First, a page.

Kenn Viselman Presents, Inc., Matthew Mitchell, Associated Press
This film image released by Kenn Viselman Presents, Inc. shows characters, from left, Goobie, Toofie and Zoozie in a scene from "The Oogieloves in the Big Balloon Adventure."

The best-laid plans of Oogieloves and men often go awry.

"Oogieloves in the BIG Balloon Adventure" — a G-rated children's movie from the man who helped popularize the "Teletubbies" in the U.S. — hit theaters Aug. 31 and immediately proceeded to gross $445,000 during its first three days of domestic release, according to the BoxOfficeMojo website.

Earning $445,000 is a problem, you see, because "Oogieloves" played on more than 2,100 screens across the country.

Robert Johnson of the San Antonio Express-News reported, "No film opening that widely — 2,160 screens means it played at almost every multiplex in North America — had (ever) earned less than $2 million."

"It was pretty obvious that 'Oogieloves in the BIG Balloon Adventure' wasn't going to do well, but no one expected it to open this low," BoxOfficeMojo's Robert Johnson said. "The movie earned an estimated $445,000 from 2,160 locations (on its opening) weekend; that tops 2008's 'Delgo' ($511,920) for the worst debut ever for a movie in more than 2,000 theaters. It also (averaged) just $206. To put that in perspective, if each location played 'Oogieloves' five times a day on one screen at an average ticket price of $7, that would translate to fewer than two people per showing."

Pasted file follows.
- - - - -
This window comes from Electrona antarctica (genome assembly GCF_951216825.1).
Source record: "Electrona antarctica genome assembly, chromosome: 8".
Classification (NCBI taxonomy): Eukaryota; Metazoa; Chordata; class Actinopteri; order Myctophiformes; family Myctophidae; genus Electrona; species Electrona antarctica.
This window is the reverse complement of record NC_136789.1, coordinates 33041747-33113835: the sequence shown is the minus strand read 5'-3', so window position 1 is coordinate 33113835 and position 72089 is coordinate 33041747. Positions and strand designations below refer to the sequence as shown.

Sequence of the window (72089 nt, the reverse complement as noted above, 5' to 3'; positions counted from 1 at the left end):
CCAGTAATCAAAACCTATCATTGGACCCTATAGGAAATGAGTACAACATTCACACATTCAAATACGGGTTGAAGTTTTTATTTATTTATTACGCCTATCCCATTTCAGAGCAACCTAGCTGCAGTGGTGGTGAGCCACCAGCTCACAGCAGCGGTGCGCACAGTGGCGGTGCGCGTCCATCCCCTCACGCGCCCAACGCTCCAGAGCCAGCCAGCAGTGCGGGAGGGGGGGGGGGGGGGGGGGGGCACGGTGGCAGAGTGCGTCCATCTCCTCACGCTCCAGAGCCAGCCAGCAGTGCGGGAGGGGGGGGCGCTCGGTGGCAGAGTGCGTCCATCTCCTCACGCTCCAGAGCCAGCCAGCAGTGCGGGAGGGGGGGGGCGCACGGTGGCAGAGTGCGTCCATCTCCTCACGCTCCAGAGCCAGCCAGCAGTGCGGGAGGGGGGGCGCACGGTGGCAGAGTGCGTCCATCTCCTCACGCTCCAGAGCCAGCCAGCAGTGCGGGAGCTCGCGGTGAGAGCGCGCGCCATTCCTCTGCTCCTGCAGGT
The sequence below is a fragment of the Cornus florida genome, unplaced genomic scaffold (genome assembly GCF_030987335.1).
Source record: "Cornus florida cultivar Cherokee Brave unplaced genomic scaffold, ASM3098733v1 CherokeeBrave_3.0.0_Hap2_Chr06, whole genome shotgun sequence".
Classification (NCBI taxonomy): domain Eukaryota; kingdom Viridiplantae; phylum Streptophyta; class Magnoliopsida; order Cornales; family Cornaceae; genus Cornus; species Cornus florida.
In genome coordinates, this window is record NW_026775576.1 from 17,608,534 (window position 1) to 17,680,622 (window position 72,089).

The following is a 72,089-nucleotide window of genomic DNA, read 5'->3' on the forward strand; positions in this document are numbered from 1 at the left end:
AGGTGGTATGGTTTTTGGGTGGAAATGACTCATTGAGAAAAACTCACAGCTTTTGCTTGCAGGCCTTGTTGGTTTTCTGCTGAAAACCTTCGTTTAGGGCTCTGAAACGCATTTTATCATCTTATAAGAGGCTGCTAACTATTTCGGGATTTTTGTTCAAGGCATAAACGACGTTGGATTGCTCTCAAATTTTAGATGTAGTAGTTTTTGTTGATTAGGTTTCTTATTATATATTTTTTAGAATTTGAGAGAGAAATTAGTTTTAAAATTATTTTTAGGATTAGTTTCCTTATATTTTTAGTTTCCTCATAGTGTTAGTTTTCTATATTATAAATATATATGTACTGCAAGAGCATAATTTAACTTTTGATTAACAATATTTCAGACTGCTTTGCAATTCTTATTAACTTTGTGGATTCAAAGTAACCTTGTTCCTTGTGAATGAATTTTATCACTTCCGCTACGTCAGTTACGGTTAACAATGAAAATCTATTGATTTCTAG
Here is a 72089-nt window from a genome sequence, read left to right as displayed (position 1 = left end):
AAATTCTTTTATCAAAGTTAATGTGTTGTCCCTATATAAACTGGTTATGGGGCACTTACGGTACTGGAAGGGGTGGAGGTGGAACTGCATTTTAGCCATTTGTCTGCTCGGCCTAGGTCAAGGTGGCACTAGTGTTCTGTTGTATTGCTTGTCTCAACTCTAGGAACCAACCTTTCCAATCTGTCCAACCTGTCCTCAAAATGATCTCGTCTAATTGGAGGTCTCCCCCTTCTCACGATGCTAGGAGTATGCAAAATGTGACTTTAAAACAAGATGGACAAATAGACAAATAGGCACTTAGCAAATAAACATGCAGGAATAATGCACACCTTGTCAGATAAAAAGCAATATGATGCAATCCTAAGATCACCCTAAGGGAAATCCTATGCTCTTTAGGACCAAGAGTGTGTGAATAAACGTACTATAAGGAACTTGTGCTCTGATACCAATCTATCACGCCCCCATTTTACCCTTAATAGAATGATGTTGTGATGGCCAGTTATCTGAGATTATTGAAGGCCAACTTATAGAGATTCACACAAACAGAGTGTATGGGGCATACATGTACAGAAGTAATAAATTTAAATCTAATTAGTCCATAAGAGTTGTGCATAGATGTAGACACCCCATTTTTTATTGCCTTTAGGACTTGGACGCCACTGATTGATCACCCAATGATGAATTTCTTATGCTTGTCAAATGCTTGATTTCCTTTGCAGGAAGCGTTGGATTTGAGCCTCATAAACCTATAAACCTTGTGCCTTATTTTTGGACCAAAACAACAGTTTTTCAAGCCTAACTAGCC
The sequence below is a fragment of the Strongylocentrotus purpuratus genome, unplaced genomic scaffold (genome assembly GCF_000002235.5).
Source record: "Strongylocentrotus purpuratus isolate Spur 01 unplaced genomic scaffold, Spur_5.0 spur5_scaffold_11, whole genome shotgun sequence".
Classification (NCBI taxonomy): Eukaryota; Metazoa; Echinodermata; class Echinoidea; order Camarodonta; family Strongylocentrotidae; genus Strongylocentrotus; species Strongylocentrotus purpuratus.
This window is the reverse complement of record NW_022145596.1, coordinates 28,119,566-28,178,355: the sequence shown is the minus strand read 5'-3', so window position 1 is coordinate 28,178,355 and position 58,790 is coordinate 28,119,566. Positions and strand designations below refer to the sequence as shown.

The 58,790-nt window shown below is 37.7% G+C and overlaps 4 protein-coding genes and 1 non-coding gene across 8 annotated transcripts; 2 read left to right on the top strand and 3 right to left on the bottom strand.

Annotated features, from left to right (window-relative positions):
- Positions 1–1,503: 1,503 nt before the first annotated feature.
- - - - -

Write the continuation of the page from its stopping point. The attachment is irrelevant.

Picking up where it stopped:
"A sluggish summer for Hollywood came to a close with a movie that earned the dubious distinction of the worst opening of all time," Erica Orden of the Wall Street Journal lamented.

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In anticipation of the release of "Oogieloves," the New York Times Magazine published a profile Friday of Kenn Viselman, the creative force behind the film. "As the marketing strategist who helped popularize the 'Thomas the Tank Engine' and 'Teletubbies' franchises in the United States, Viselman has achieved something close to legendary status in the toy-licensing world," Heather Harvrilesky wrote for the Times. "Now he has set his sights on making the local multiplex toddler-friendly. 'Millions of young kids go to movies in America, but there isn’t a movie for them,' Viselman says, arguing that fast-paced, pop-reference-packed PG movies like 'Madagascar' and 'KungFuPanda' are too sarcastic and violent for children under (seven)."

UPDATE on Sept. 10: During its second weekend of wide release, Sept. 7-9, "Oogieloves" earned $43,854 while playing in 281 theaters — for an average of $156 per theater. To date the film has grossed $1.03 million at the domestic box office, meaning the movie will need to sell an awful lot of DVDs if it's going to come close to covering its $20 million in production costs.

J.G. Askar is a graduate of BYU's J. Reuben Clark Law School and member of the Utah State Bar. Contact him at or 801-236-6051.